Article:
In 1949 four Chinese women, new immigrants to San Francisco, begin meeting to eat dim-sum, play mahjong, and talk. With shared unspeakable loss and hope, they call themselves the Joy Luck Club. Rather than stay in the shadow of tragedy, they choose to gather to raise their spirits and money. “To despair was to wish back for something already lost. Or to prolong what was already unbearable.” Their stories and history continue forty years.
With wit and sensitivity, Amy Tan discovers the painful, tender and deep connection between mothers and daughters. As each woman reveals her secrets, trying to uncover the truth about her life, the stories become more and more complicated. It is different from other novels since the whole story is separated into different little stories and put in different orders. Stories of four mothers, four daughters and four families shift now and then. Each little story represents a mother and daughter’s marriage or family conflict. Tan is such a smart storyteller that she attracts readers to absorb themselves into these lives of complexity and mystery. Obviously, the conflicts are caused because of mothers’ and daughters’ generation gaps and growing backgrounds. The mothers grew up in China where many traditions and rules to follow. However, the daughters grew up in San Francisco and live in an Americanism way. Each of the mothers in Tan’s novel wanted to teach their daughters the lessons learned in China and give them the comforts of America. But language and culture barriers separate the women until they were almost lost to each other. As one mother says, “I raised a daughter, watching her from another shore.” Each character has to take their own journey to finally understand what make them apart and find their common ground.
In the novel, the delicate and deep love between mothers and daughters certainly impressed me a lot. Besides it, I understand more about the importance of revealing one’s true nature and loving oneself through the stories of the characters, especially those of Lindo, Ying-ying, Lena and Rose.
The story of Lindo shows the concept of revealing your true nature. Lindo “keeps everything inside” and wasn’t able to experience love in her first marriage. Lindo hides “under a red marriage scarf” in attempt to keep herself away from the outside world. By hiding under the scarf, she pretends that to be able to love. Ying-ying is also an example of the desire to remain hidden as she says, “All these years I kept my true nature hidden, running along like a small shadow so nobody could catch me.” The image of the shadow relates directly to the red marriage scarf. They both attempt to conceal their true natures, because they are afraid to reveal their true self which may be painful. Love proves hard to gain but Lindo learns to embrace it and accept it as best she can. Finally she gets rid of her first marriage and begins a new life in America. By revealing her own true nature, she finds a new self. Ying-ying also gets out of her own shadow by telling her daughter her tragedy in china.
When seeing the garden in the forgotten condition, Rose realizes "there's absolutely nothing left to save" in her marriage and that she must divorce her husband. In her marriage, she plays as an accessory of her husband who decides everything for her and the whole family. At last, Rose understands that she is not what she continually pretends to be. Therefore, she stops taking love for granted and ignoring it. Instead she moves on to a better, more comfortable life with a feeling of being needed. Lena also has some crisis in her marriage. It occurs when Lena leans over to her husband in their car and says “I love you.” He responds by asking Lena a question about his car, which seems to be more important to him than his relationship with her. His ignoring love and concentrating more on material possessions makes Lena to think that their marriage is just like a vast on the frail table. Then after gaining the power from her mother Ying-ying, she bursts out crying and is brave enough to ask for a change. She really knows what kind of life and love she pursues.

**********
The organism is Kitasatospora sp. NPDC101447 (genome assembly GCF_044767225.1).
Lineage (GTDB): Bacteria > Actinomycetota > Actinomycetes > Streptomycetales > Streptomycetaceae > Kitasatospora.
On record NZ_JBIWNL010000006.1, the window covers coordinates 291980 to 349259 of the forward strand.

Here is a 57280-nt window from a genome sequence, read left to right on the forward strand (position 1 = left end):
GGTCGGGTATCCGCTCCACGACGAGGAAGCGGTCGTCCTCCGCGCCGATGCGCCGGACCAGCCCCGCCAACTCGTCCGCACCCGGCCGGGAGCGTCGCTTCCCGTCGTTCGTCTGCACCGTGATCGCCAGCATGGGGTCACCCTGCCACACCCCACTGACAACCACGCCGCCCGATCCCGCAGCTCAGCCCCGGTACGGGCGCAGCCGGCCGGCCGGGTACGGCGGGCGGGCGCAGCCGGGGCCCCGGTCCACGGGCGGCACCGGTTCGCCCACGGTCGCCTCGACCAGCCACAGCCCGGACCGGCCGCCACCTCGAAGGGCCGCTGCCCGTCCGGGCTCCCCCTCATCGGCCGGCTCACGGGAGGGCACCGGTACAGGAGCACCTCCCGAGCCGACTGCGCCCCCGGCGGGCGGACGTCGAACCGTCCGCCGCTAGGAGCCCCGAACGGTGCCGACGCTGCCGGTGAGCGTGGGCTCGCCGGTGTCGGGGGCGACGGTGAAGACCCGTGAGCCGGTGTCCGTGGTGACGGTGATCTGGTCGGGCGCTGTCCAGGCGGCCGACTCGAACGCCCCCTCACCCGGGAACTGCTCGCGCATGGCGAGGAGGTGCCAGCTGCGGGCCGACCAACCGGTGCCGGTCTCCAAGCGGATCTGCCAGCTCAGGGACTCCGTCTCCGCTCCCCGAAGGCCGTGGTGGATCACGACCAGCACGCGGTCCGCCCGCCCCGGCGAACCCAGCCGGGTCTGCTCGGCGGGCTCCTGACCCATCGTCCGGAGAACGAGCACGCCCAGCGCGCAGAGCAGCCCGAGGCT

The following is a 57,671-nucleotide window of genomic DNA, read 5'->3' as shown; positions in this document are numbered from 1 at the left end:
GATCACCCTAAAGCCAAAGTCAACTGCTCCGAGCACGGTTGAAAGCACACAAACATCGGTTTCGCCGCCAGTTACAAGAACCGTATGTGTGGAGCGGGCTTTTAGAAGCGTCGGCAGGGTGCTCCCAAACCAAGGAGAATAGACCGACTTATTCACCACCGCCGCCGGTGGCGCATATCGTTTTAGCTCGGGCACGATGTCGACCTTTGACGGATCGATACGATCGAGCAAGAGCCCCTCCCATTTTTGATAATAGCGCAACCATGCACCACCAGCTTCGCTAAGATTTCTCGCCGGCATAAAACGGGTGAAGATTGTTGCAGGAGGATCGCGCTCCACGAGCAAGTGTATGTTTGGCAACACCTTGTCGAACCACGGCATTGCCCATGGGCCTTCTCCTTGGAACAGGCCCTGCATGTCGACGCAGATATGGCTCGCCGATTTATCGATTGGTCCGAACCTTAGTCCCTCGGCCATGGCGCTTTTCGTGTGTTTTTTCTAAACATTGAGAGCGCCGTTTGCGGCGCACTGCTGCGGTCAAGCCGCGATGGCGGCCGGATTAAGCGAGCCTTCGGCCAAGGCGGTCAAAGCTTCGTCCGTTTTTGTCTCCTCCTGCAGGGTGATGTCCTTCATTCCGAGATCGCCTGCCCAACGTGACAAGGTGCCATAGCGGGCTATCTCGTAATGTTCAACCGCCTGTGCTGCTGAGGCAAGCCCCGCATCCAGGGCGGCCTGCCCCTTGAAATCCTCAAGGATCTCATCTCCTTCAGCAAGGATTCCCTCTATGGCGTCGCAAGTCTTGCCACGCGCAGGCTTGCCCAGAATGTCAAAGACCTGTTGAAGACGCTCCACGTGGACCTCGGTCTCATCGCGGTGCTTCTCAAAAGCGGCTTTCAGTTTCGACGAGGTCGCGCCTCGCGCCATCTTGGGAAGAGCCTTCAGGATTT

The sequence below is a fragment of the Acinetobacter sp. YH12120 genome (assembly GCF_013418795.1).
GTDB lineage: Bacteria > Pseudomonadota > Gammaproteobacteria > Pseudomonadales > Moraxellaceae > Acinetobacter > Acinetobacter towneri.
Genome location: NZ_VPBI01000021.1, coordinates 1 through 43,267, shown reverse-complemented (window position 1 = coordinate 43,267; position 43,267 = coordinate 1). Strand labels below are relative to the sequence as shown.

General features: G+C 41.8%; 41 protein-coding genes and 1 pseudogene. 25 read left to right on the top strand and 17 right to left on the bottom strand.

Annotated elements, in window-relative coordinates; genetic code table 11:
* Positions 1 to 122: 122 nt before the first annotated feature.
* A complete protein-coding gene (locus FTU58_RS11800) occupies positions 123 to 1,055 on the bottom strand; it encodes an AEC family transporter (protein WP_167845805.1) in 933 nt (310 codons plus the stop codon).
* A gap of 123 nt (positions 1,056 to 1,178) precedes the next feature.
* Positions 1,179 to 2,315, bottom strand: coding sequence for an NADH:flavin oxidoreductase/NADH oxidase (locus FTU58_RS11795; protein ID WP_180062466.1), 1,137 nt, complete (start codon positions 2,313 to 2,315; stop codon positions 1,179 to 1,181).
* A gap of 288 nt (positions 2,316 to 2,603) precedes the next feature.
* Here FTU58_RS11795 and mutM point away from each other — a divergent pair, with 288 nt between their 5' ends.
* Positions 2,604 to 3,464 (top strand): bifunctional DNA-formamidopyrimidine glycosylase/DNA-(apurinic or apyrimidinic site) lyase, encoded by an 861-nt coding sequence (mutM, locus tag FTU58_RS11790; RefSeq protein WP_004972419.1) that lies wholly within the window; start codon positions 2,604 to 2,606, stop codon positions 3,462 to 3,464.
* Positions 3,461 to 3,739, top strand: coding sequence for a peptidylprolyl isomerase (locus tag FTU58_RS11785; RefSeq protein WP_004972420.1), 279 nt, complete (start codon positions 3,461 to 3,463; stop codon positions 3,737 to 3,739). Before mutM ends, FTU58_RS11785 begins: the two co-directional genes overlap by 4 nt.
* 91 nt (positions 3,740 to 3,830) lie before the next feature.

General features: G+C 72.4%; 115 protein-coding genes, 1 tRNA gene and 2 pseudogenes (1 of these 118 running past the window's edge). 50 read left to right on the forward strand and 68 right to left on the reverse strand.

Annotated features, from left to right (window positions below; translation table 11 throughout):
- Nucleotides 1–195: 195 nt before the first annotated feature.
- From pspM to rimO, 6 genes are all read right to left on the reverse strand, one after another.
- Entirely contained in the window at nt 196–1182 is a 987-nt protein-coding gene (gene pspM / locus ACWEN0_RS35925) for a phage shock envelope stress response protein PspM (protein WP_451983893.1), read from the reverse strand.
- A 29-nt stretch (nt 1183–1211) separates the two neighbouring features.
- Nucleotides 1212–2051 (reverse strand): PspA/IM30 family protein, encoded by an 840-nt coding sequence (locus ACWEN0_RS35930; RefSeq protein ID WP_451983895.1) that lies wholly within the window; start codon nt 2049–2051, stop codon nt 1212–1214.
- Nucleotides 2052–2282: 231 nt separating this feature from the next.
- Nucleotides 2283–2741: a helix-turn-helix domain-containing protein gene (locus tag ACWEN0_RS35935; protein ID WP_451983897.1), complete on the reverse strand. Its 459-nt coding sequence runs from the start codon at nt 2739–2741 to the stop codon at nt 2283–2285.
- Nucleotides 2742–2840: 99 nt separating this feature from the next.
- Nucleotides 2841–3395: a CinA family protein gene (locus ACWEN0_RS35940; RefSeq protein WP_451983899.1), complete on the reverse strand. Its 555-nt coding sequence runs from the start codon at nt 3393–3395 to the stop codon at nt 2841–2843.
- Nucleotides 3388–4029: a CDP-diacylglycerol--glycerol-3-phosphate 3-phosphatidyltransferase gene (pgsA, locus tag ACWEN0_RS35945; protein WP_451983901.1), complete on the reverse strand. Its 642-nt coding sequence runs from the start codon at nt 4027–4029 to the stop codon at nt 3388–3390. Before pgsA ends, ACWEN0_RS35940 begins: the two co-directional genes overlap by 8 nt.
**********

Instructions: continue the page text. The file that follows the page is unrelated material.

Lindo and Ying-ying are Chinese mothers. Although they learned the western ways and they tried to speak English with thick tongue, but it doesn’t change their traditional Chinese characteristics¬—reserved identity. While, Lena and Rose were born in America and claimed that they are Americans. However, the blood of Chinese nation still flows in their bodies, bringing them the innate modesty and obedience like the traditional Chinese women. All these cause their failure and crisis in their American family life. The pained feeling at the beginning of love indicates the revelation of the true nature of the character. This pained feeling, the lifting of the scarf, the shadow, the neglected garden or the broken vast, opens the door to the true nature of the character. Loving yourself is a necessity in life because it provides self-respect. If one respects oneself, one will respect and love others. By revealing one’s true nature, one can find one’s real value in the world.
The ignorance of and the necessity of love are all introduced as the characters tell their life stories and memories in this novel. It makes me think more about my true nature, my value and my mother. As the author says, “this is a novel for mothers, daughters, and those that love them.” I totally agree her. It is the very book for women, which teaches us to think of the role of a daughter, a wife and a mother. Read it and learn to love yourself more.